Monday, April 12, 2010

Mary, Mary, Quite Contrary

It's funny to think about the people who lived in a place before you, particularly if your house is as old as my rental. Our duplex dates from 1910, and in many ways -the sloping floor, the disused fireplace, the hairy, monstrous Yeti of a heating bill- you can tell. But the people who lived there? Who oversaw the declension of the floorboards, who broke the flue? Nada. No prints.

Or rather, subtle signs, a couple of clues. The cat hair in the heating vent, the robin's egg blue of the kitchen walls. And, in the back, three raised beds in the sunniest part of the yard.

The raised beds make me sad. Someone was a gardener, and that someone would be pretty darn appalled to see the the pantheon of scraggly yet enterprising weeds presiding over the beds today. There are even a couple of miniature trees. I am not a gardener, but here, in this house, I should be. I love fresh vegetables and flowers, herbs and puttering around outside. I ought to be gardener. I would be a gardener, if only I had the time, or I knew how, or I wasn't terrified of earthworms, or [insert excuse here].

I could be X, if not for Y. Everybody's got a little folio of these formulas, a set of alternate selves they thumb through during down time. If I'd had the proper training, I would be a musician. I would make a great teacher, if I'd ever tried. If things were a little different, I would be a professional wrestler.

Gardener is up there for me. If I only [knew how to garden, had gotten around to learning, didn't fear the nexus of terror that is the worm], I'm sure I'd be out there right now, planting bulbs or weeding or, um, whatever it is you do this time of year.

Librarian is another one. I love books! I love organizational systems! If I'd just [gone to library school instead of SLP school when I was trying to decide between them], I could be answering your reference questions right now. Also you would probably not be three years old, which would be a relief.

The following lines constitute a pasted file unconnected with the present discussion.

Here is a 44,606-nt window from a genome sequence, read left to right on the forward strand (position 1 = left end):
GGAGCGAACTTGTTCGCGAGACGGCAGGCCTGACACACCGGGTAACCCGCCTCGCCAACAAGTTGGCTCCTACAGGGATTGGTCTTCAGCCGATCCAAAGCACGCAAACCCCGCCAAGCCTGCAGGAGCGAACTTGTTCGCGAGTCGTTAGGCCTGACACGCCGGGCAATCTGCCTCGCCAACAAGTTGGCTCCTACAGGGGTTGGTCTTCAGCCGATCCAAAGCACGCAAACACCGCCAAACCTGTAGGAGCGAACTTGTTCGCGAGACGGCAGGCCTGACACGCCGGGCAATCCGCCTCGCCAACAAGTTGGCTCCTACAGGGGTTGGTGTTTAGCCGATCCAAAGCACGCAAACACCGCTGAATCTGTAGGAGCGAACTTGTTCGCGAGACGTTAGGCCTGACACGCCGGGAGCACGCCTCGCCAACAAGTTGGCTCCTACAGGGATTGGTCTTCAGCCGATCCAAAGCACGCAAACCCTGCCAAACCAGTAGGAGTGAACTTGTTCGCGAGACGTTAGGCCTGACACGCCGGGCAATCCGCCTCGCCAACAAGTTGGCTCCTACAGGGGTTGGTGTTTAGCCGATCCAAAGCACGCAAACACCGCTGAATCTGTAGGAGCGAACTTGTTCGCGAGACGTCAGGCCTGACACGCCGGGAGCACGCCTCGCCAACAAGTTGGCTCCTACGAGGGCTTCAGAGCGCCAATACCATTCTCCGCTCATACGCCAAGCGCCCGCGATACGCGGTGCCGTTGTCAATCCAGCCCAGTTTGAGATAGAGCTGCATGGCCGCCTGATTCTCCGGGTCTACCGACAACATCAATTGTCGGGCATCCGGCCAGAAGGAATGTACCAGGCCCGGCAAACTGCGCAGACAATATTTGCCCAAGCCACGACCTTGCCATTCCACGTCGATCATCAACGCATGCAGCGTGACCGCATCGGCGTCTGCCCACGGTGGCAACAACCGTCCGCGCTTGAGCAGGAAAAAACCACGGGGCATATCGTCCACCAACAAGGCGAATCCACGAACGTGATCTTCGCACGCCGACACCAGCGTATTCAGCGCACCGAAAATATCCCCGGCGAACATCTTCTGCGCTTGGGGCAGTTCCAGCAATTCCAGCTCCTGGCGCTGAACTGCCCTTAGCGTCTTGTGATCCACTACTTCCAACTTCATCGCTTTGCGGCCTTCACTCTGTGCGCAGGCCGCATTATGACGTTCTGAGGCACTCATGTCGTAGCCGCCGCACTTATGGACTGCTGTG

And then there's minister. I come from a very long line of ministers. Ministry combines so many of the things I love to do -writing, exegesis, connecting the big to the small, counseling, socializing, ritual, administration, community building- in one shiny package! I would make a fantabulous minister, if not for [the niggling issue of believing in God].

I know you do this, too. Yes, you, reader, the one on the other side of the computer screen. You would be a great parent, or knitter, or novelist, or runner, if only [XYZhandoffatethegreatpenguin].

I don't mind them, these alternate selves. I don't think they do any harm, and sometimes they do us good, giving us a taste of other lives, a savor of possibility. But the fact of the matter is, we aren't any of these things. I'm not a librarian. I never even seriously contemplated seminary. And I have allowed my raised beds to look, for almost three years now, like this:

We are what we are, that old cliche. But also: We aren't what we aren't. For whatever reason, big or small, good or negligible, we chose another path.

Which doesn't mean that we can never reverse course. Maybe someday the gardening fairy will appear and teach me how to plant some basil.

1 comment:

wombat said...

We also aren't what we are sometimes. When we're not happy with our lives at they are, there's some comfort in believing we could do better, if we only tried. "I could have played that better if I'd practiced more" instead of "That's as good as I will ever be." It's a tidy combination of optimism and pessimism, internal and external attributions.